When You Do Reach Out, It’s Not About You

I am super self-absorbed when it comes to social awkwardness. I always assume everyone is thinking about how I’m the worst. So, when I do reach out, I often get worried when the person never responds back. Did I say the wrong thing? Are they not appreciative of my efforts? And dude…THAT IS THE WORST. I get so angry at myself when I catch myself doing that. I think it’s because I’m still so new at “conquering” social awkwardness that I’m always worried I’m not doing it right. But also it’s because I’m human and tend to just always make it about me.

Awkwardness Only Disintegrates With Familiarity

It’s a hard lesson to learn, but you can only lose your awkwardness the more you get to know someone. I no longer worry about being awkward around a lot of my friends, they expect it and love it about me. So social anxieties can only be conquered by getting out and socializing. It sucks, but it does prove to be worth it when you discover that in the end? We all feel like we are THE WORST at socializing.

5 thoughts on “Lessons I’m Still Learning…”

  1. This is spot on! About reaching out to others, I too don’t do it enough either. I learned something about it when I was going through a time when my Dad was having open heart surgery & my mother in law was dying of cancer. What I learned then was that the act of reaching out meant more to me than what people said. I try and remember that when it is my turn to reach out. I agree too about awkwardness and social anxiety getting better with getting out more. I do much better when I get out on a regular basis. I love the running conversations too!

  2. I really don’t find you to be socially awkward, and I think that the use of the word awkward could be holding you back. How about being socially uncomfortable. I am very much like you. I am about finished with the book Quiet (The Power of Introverts in a World That Can’t Stop Talking) by Susan Cain). If you would like to read it , I will put it in the car and give it to you when I see you next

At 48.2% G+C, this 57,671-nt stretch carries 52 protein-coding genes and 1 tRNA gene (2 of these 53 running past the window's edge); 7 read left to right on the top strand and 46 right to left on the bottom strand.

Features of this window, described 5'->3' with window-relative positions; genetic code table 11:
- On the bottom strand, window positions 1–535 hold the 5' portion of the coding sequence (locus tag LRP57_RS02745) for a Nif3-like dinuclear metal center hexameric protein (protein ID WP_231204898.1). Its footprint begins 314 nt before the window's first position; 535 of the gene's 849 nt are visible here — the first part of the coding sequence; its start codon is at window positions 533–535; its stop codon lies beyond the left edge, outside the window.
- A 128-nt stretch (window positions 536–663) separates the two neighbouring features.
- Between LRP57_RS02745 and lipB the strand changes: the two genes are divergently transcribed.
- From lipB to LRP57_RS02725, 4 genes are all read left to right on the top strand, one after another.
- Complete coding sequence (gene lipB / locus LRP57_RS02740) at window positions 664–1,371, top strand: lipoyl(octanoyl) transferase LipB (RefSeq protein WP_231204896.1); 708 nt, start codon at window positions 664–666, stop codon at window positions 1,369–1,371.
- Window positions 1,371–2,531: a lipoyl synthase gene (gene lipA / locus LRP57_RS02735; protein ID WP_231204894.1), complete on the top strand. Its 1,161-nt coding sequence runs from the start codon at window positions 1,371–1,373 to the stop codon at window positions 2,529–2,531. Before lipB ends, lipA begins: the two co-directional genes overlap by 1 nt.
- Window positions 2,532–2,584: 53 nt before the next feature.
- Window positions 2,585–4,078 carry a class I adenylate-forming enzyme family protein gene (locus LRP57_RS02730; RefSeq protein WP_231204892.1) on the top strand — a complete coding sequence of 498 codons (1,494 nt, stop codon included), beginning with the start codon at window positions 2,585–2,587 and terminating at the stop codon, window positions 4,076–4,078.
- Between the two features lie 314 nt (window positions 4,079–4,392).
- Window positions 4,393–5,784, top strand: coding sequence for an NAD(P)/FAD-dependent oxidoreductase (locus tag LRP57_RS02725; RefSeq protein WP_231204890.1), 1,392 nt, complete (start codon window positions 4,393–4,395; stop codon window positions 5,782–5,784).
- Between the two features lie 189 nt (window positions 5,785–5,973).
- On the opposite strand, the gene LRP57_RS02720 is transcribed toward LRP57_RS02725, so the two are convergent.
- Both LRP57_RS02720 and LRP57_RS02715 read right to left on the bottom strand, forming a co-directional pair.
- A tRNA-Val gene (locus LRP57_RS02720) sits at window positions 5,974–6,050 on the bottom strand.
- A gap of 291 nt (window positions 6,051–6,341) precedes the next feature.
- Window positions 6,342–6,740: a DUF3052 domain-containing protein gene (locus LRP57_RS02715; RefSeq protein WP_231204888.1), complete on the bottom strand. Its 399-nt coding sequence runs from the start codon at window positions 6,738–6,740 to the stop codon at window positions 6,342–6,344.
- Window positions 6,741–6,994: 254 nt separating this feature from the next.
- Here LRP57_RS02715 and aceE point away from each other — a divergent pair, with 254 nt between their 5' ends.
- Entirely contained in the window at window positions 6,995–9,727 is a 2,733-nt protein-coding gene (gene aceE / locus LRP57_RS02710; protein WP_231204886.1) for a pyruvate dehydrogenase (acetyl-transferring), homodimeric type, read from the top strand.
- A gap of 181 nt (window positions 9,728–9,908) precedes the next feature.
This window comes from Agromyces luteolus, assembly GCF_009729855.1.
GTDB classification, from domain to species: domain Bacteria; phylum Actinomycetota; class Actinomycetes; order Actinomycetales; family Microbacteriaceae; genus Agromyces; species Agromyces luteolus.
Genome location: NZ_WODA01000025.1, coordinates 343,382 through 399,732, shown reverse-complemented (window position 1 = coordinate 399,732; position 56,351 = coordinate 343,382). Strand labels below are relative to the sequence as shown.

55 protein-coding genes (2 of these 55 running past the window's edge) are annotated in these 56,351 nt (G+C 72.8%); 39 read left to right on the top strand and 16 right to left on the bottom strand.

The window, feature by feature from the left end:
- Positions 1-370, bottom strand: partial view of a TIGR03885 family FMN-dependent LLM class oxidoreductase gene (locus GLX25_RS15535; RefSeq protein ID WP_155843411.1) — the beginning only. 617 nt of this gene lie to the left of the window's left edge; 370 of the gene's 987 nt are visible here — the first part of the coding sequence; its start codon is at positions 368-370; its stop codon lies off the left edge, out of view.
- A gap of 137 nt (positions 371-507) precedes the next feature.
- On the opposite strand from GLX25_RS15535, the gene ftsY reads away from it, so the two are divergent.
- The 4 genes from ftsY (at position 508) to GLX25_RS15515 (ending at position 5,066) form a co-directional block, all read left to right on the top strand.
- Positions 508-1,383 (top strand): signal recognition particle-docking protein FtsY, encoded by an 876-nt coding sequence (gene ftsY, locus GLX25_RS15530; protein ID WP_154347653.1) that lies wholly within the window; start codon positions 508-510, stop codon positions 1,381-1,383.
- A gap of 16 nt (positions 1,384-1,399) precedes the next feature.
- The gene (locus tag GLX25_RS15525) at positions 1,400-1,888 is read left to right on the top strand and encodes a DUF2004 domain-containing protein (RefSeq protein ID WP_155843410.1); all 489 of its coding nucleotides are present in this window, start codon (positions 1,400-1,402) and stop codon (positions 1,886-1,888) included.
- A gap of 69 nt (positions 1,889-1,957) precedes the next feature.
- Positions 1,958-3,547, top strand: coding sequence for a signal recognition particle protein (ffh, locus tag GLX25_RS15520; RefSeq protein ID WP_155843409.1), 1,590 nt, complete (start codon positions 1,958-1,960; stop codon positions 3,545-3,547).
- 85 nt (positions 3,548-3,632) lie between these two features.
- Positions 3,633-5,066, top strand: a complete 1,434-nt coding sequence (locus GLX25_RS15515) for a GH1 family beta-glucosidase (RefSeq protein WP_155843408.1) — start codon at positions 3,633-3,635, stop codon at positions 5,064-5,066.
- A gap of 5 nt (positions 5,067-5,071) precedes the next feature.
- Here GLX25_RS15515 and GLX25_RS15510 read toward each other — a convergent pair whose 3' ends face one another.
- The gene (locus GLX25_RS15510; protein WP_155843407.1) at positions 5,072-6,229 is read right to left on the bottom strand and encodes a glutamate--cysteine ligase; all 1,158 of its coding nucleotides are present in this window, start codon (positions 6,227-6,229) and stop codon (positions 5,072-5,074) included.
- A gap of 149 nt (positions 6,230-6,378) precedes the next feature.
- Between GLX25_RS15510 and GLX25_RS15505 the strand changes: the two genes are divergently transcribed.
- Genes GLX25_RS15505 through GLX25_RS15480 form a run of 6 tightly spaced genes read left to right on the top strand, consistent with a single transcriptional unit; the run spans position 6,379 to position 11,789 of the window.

3. I love the way you put this, particularly the first three points, which I struggle with the most. I just wrote them in my bullet journal – your words will be so helpful when I need encouragement and focus (and a succinct phrase to refer to!) before I know I’m going to be interacting with people. Thank you!

  4. Thanks for putting this up. Interestingly, it’s not just introverts who can learn from this technique, it’s everyone. I have to try really hard to listen and and not plan out what I’m going to say next! But I am working on it, always, and I am far better than I used to be at it.

  5. I agree this is spot on. I particularly relate to “When You Do Reach Out, It’s Not About You”. It’s easy to over analyse every interaction especially with someone you’re not necessarily close to on an emotional level